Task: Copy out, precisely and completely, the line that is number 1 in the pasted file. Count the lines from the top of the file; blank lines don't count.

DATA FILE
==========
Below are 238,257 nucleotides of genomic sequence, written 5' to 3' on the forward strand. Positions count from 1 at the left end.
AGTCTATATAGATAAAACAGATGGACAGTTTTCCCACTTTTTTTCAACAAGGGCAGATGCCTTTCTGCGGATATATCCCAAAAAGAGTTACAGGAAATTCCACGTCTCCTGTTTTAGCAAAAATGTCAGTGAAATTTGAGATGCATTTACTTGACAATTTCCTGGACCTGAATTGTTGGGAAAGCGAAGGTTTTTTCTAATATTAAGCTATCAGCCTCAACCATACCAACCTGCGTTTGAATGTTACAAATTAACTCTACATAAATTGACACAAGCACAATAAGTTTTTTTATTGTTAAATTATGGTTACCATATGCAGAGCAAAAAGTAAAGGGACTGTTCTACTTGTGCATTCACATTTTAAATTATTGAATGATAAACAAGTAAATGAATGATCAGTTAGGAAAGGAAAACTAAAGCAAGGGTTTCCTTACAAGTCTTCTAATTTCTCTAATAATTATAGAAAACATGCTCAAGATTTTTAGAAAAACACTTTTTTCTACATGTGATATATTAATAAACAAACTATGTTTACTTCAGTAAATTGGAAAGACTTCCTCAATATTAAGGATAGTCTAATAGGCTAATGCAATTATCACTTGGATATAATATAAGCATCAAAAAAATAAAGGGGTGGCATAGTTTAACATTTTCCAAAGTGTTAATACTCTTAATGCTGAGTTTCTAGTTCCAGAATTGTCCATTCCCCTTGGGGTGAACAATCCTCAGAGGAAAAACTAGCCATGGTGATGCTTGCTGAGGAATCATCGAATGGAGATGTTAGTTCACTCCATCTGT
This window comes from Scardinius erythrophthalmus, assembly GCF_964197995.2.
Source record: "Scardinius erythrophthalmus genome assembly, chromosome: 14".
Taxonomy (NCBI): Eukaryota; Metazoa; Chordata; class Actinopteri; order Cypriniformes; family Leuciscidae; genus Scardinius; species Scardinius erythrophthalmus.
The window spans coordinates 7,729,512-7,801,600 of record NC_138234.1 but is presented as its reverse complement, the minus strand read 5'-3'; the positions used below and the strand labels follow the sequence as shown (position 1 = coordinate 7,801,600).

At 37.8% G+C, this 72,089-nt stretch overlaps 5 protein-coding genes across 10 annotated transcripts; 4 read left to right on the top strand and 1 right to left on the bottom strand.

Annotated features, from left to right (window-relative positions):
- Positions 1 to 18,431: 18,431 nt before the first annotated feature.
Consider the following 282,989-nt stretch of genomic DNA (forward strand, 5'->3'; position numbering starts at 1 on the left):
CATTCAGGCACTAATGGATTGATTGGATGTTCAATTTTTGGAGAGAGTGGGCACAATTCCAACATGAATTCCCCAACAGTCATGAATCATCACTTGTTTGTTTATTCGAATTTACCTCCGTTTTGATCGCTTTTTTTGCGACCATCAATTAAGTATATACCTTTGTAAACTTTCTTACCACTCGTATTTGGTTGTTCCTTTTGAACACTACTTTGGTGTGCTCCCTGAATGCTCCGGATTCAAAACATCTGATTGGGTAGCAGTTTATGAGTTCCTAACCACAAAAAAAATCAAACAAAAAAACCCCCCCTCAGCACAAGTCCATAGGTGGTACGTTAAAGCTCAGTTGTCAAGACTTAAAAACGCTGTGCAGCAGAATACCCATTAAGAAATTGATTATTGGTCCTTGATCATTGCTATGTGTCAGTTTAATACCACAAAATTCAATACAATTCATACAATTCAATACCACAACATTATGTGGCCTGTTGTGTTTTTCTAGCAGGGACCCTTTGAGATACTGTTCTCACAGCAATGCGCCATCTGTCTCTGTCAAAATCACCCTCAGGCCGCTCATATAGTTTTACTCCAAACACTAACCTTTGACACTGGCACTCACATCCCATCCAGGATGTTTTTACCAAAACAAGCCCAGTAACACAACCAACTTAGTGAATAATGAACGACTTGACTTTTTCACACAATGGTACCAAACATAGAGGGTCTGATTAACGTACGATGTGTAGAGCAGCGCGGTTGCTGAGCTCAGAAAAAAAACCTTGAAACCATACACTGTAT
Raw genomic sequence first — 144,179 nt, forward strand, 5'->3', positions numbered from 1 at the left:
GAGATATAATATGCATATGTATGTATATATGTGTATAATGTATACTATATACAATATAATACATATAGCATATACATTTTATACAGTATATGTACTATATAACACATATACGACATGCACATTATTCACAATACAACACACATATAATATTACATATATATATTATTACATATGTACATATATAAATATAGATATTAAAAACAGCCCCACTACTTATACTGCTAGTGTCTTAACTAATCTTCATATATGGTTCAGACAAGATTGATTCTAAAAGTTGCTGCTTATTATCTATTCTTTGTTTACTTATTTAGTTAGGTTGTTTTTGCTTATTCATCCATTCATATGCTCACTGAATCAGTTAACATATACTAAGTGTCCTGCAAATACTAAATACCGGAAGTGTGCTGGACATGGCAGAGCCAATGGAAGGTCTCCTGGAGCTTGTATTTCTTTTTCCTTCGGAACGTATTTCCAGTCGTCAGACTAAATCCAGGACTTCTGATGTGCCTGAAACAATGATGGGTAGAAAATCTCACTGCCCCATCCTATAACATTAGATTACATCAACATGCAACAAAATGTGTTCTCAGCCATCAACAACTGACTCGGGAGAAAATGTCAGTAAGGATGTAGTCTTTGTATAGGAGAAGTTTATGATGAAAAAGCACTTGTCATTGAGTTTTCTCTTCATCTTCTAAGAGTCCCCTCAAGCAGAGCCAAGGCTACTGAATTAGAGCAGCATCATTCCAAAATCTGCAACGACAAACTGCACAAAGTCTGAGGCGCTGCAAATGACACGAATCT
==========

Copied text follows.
Below are 238,257 nucleotides of genomic sequence, written 5' to 3' on the forward strand. Positions count from 1 at the left end.